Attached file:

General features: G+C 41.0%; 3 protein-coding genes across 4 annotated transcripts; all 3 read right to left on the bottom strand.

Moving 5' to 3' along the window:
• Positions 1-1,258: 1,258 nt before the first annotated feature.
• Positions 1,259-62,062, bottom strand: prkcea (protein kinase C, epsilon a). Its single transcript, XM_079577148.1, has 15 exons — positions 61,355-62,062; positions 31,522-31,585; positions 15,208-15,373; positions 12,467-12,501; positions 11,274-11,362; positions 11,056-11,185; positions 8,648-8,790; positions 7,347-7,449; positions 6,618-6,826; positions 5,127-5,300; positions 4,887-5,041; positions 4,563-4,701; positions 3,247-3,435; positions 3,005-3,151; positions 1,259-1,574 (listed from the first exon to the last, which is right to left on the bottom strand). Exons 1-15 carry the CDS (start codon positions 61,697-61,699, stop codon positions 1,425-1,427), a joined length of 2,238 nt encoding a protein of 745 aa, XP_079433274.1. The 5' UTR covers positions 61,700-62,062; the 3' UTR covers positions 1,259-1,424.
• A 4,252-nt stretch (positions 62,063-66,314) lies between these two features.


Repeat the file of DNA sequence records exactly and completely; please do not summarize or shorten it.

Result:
General features: G+C 41.0%; 3 protein-coding genes across 4 annotated transcripts; all 3 read right to left on the bottom strand.

Moving 5' to 3' along the window:
• Positions 1-1,258: 1,258 nt before the first annotated feature.
• Positions 1,259-62,062, bottom strand: prkcea (protein kinase C, epsilon a). Its single transcript, XM_079577148.1, has 15 exons — positions 61,355-62,062; positions 31,522-31,585; positions 15,208-15,373; positions 12,467-12,501; positions 11,274-11,362; positions 11,056-11,185; positions 8,648-8,790; positions 7,347-7,449; positions 6,618-6,826; positions 5,127-5,300; positions 4,887-5,041; positions 4,563-4,701; positions 3,247-3,435; positions 3,005-3,151; positions 1,259-1,574 (listed from the first exon to the last, which is right to left on the bottom strand). Exons 1-15 carry the CDS (start codon positions 61,697-61,699, stop codon positions 1,425-1,427), a joined length of 2,238 nt encoding a protein of 745 aa, XP_079433274.1. The 5' UTR covers positions 61,700-62,062; the 3' UTR covers positions 1,259-1,424.
• A 4,252-nt stretch (positions 62,063-66,314) lies between these two features.